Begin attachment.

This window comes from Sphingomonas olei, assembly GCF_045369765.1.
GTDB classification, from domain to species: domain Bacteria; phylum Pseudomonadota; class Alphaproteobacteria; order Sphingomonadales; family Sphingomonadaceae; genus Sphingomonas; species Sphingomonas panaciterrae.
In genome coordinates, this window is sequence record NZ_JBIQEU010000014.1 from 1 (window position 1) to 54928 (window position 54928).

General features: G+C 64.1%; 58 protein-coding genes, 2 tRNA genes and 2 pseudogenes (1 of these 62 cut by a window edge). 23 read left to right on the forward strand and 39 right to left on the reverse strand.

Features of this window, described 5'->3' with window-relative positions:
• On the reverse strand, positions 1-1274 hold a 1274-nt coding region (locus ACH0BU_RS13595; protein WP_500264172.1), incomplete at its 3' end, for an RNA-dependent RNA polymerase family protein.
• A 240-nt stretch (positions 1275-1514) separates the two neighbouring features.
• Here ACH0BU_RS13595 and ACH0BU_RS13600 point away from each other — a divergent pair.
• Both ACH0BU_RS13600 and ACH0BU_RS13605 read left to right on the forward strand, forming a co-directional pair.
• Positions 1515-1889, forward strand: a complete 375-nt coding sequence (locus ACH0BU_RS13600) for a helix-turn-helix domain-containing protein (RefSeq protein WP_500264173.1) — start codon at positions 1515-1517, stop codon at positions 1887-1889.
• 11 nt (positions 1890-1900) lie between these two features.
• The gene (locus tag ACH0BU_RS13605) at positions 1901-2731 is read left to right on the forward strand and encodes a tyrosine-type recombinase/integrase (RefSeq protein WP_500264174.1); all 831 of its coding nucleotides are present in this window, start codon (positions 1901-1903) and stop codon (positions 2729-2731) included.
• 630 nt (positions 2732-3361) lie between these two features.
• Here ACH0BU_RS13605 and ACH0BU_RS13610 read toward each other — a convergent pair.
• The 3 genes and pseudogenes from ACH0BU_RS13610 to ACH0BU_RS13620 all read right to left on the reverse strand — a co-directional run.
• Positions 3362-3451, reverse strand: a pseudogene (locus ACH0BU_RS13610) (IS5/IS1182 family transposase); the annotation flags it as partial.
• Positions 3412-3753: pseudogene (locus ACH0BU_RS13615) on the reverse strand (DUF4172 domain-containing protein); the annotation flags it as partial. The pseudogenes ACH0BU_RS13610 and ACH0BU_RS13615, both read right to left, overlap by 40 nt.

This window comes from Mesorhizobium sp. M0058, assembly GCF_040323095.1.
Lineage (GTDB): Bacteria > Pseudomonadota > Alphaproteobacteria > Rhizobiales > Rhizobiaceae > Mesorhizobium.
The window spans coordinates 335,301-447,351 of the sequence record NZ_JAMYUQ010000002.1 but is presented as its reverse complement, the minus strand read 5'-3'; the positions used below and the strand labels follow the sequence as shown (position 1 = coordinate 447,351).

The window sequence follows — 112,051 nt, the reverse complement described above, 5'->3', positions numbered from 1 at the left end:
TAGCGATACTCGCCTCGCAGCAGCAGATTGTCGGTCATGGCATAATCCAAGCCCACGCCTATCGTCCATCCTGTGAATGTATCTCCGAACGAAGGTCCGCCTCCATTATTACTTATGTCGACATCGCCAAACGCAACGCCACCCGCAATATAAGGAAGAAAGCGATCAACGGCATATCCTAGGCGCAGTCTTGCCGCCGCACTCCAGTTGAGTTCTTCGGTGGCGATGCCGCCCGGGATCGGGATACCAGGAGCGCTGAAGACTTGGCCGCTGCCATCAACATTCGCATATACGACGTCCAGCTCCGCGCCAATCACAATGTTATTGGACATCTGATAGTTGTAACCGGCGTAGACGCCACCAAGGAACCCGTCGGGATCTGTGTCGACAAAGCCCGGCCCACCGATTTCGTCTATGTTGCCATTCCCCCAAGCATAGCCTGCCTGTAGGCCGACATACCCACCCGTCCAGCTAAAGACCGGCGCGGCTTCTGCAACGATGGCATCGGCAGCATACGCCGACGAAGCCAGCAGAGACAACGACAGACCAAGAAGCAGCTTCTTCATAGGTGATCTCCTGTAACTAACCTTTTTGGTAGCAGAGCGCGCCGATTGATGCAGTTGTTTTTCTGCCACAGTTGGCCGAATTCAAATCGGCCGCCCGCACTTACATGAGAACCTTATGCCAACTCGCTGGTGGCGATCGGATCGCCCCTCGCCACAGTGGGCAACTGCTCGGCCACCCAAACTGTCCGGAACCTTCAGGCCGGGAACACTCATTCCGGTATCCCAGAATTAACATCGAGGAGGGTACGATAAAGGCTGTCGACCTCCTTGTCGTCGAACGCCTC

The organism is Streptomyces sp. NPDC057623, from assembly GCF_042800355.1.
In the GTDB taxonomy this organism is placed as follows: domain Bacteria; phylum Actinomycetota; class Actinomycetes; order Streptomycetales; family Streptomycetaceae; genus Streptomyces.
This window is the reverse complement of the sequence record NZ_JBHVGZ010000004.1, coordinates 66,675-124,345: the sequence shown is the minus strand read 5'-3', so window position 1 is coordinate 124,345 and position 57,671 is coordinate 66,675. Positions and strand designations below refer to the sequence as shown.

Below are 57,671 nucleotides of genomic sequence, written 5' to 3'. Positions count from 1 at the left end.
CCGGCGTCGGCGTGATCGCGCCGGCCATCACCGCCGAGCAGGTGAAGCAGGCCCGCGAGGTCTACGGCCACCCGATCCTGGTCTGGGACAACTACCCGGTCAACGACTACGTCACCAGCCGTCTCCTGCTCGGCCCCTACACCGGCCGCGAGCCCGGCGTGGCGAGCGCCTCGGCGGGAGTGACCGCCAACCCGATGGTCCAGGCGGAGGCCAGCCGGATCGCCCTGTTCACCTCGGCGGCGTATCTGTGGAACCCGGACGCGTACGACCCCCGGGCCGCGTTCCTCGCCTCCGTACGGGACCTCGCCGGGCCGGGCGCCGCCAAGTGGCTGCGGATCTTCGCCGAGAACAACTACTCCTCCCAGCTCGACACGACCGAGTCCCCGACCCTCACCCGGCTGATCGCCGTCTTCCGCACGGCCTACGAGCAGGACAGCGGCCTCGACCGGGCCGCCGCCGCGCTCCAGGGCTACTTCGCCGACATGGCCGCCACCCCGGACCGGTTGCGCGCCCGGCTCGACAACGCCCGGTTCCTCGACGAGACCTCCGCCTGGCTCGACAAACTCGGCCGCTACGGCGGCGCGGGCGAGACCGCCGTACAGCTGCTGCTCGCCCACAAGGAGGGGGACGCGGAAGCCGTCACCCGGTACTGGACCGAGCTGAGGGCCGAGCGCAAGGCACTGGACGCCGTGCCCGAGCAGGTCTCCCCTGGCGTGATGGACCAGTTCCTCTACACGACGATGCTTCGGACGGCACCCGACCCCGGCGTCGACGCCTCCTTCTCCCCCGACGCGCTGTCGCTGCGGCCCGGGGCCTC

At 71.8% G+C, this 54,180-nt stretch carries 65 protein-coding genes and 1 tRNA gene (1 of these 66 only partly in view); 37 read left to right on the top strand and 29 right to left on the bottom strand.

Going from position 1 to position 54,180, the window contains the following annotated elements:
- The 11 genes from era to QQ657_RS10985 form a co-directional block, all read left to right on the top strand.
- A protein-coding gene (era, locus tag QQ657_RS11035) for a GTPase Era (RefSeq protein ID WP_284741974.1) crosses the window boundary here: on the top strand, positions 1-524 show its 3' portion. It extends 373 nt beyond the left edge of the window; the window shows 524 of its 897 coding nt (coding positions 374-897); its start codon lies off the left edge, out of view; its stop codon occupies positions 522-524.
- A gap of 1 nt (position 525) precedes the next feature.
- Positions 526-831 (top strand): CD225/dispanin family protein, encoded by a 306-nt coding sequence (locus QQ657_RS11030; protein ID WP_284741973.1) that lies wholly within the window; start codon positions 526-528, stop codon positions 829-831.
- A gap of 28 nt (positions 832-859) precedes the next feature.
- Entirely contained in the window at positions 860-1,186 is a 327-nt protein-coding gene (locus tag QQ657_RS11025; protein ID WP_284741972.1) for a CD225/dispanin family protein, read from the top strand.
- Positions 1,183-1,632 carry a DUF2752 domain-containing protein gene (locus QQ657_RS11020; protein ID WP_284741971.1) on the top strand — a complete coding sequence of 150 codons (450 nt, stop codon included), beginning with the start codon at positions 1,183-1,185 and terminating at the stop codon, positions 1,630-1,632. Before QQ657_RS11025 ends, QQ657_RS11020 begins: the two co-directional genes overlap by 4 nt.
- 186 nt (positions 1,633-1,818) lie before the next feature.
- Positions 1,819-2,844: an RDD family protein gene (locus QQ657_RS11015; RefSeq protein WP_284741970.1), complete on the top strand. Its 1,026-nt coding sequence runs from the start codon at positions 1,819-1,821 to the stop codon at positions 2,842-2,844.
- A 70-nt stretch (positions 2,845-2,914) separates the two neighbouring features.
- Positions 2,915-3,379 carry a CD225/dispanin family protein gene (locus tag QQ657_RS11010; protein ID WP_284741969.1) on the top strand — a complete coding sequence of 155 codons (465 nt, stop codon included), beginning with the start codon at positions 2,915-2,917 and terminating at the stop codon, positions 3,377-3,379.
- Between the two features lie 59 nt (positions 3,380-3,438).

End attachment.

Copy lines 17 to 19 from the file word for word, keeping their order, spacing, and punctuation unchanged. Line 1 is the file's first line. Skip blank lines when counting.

• Positions 3412-3753: pseudogene (locus ACH0BU_RS13615) on the reverse strand (DUF4172 domain-containing protein); the annotation flags it as partial. The pseudogenes ACH0BU_RS13610 and ACH0BU_RS13615, both read right to left, overlap by 40 nt.

This window comes from Mesorhizobium sp. M0058, assembly GCF_040323095.1.
Lineage (GTDB): Bacteria > Pseudomonadota > Alphaproteobacteria > Rhizobiales > Rhizobiaceae > Mesorhizobium.